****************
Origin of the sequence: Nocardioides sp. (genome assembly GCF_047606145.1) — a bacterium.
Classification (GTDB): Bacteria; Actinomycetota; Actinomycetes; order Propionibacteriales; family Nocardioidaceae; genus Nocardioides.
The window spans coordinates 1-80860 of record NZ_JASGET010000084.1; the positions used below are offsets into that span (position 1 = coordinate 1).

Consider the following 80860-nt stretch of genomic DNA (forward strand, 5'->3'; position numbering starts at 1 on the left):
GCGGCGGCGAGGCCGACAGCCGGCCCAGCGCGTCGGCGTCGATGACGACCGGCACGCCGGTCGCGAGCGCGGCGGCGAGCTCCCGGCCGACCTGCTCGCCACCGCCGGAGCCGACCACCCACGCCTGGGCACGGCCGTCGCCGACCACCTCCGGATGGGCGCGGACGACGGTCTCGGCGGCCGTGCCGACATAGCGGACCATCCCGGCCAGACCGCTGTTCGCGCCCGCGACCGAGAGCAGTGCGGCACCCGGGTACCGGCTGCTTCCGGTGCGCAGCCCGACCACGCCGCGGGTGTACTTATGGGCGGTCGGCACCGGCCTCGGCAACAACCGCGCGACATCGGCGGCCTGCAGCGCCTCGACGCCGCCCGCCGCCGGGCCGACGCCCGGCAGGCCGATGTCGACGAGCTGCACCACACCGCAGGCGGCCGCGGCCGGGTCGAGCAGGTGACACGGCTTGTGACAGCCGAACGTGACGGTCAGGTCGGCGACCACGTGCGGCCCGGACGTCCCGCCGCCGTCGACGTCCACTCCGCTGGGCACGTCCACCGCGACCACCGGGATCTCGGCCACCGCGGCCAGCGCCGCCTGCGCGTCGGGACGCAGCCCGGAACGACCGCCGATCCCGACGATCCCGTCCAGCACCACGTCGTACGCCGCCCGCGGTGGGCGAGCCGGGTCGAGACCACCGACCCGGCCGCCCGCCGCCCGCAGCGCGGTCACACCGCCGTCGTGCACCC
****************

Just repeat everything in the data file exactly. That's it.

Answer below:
Origin of the sequence: Nocardioides sp. (genome assembly GCF_047606145.1) — a bacterium.
Classification (GTDB): Bacteria; Actinomycetota; Actinomycetes; order Propionibacteriales; family Nocardioidaceae; genus Nocardioides.
The window spans coordinates 1-80860 of record NZ_JASGET010000084.1; the positions used below are offsets into that span (position 1 = coordinate 1).

Consider the following 80860-nt stretch of genomic DNA (forward strand, 5'->3'; position numbering starts at 1 on the left):
GCGGCGGCGAGGCCGACAGCCGGCCCAGCGCGTCGGCGTCGATGACGACCGGCACGCCGGTCGCGAGCGCGGCGGCGAGCTCCCGGCCGACCTGCTCGCCACCGCCGGAGCCGACCACCCACGCCTGGGCACGGCCGTCGCCGACCACCTCCGGATGGGCGCGGACGACGGTCTCGGCGGCCGTGCCGACATAGCGGACCATCCCGGCCAGACCGCTGTTCGCGCCCGCGACCGAGAGCAGTGCGGCACCCGGGTACCGGCTGCTTCCGGTGCGCAGCCCGACCACGCCGCGGGTGTACTTATGGGCGGTCGGCACCGGCCTCGGCAACAACCGCGCGACATCGGCGGCCTGCAGCGCCTCGACGCCGCCCGCCGCCGGGCCGACGCCCGGCAGGCCGATGTCGACGAGCTGCACCACACCGCAGGCGGCCGCGGCCGGGTCGAGCAGGTGACACGGCTTGTGACAGCCGAACGTGACGGTCAGGTCGGCGACCACGTGCGGCCCGGACGTCCCGCCGCCGTCGACGTCCACTCCGCTGGGCACGTCCACCGCGACCACCGGGATCTCGGCCACCGCGGCCAGCGCCGCCTGCGCGTCGGGACGCAGCCCGGAACGACCGCCGATCCCGACGATCCCGTCCAGCACCACGTCGTACGCCGCCCGCGGTGGGCGAGCCGGGTCGAGACCACCGACCCGGCCGCCCGCCGCCCGCAGCGCGGTCACACCGCCGTCGTGCACCC